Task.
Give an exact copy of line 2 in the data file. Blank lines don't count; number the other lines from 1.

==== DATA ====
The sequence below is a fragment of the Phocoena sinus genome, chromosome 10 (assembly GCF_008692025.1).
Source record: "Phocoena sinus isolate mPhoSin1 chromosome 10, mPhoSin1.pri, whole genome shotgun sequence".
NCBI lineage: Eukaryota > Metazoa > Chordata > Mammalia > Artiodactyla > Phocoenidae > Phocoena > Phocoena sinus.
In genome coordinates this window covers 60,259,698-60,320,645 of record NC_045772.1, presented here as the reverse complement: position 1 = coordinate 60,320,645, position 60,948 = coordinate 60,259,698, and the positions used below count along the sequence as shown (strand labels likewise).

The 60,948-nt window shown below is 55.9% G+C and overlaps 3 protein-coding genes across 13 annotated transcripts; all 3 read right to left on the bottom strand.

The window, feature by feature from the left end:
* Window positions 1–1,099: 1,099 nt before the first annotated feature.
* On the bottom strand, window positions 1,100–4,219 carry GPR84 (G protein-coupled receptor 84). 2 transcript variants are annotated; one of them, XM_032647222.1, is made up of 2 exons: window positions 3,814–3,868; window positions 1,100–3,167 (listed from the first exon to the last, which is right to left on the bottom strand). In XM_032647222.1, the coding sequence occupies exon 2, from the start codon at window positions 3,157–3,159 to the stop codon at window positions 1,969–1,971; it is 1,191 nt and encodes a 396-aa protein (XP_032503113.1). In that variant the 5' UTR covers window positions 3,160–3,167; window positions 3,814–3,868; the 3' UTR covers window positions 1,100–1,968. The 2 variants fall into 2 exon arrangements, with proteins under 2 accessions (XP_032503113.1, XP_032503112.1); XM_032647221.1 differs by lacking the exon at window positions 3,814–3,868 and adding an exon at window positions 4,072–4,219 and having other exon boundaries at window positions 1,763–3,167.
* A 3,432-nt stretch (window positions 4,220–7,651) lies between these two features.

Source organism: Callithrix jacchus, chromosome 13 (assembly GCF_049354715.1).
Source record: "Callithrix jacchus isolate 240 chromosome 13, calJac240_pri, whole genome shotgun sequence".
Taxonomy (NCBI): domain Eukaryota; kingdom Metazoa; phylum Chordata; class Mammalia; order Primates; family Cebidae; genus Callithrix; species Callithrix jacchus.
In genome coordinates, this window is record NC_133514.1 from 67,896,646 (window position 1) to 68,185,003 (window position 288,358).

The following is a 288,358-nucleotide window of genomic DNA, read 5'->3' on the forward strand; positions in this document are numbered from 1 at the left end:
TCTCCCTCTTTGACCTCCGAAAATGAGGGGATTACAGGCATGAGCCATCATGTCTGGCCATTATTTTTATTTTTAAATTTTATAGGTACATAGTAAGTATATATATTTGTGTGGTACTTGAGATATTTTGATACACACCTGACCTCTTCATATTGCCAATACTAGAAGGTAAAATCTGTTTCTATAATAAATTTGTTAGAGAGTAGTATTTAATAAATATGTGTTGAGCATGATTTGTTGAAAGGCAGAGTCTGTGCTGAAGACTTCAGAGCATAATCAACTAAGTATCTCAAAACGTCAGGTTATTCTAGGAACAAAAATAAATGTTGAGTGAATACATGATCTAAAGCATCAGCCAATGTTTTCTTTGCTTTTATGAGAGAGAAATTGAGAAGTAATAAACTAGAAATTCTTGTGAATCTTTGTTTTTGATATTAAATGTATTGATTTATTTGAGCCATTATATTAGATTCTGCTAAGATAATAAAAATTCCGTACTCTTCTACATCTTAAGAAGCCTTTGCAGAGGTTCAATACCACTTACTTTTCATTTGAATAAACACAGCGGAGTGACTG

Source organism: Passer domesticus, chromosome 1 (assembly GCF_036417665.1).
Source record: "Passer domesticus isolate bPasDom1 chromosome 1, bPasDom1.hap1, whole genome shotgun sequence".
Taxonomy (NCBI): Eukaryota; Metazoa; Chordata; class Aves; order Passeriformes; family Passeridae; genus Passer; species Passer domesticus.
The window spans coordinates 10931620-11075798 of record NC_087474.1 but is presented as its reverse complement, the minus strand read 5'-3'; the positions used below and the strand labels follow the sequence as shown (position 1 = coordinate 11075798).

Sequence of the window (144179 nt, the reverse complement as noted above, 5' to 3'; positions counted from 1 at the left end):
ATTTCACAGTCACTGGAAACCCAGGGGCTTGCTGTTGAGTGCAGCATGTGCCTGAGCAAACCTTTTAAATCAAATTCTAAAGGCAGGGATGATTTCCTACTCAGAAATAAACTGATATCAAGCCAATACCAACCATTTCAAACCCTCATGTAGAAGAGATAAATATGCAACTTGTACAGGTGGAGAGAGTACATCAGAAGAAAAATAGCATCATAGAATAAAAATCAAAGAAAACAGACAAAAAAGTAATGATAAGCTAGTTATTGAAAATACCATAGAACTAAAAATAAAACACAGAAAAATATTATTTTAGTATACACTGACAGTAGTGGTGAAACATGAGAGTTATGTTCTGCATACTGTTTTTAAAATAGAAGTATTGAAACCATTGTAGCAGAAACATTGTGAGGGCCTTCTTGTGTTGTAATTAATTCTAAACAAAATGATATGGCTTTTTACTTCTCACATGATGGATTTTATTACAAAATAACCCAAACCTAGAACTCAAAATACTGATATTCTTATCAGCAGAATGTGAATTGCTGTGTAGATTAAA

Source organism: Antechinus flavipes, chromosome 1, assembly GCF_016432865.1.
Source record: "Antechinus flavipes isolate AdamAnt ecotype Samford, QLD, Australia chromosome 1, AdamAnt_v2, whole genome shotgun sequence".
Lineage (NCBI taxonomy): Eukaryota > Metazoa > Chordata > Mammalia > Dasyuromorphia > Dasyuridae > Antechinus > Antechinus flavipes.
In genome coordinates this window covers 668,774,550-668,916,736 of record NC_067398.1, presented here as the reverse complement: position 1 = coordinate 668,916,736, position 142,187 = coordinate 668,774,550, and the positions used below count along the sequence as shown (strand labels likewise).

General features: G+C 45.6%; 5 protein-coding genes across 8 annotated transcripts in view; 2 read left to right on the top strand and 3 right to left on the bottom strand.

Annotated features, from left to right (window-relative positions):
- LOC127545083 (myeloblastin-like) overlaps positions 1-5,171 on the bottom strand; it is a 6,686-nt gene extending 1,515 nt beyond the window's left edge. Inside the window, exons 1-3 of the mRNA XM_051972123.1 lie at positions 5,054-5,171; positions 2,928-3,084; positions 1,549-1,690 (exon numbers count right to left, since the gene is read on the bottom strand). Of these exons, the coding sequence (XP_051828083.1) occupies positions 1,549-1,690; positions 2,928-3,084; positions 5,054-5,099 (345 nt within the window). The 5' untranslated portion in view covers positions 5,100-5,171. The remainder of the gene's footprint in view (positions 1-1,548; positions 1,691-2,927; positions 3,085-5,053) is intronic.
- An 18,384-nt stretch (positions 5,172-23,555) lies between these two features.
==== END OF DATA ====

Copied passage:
Source record: "Phocoena sinus isolate mPhoSin1 chromosome 10, mPhoSin1.pri, whole genome shotgun sequence".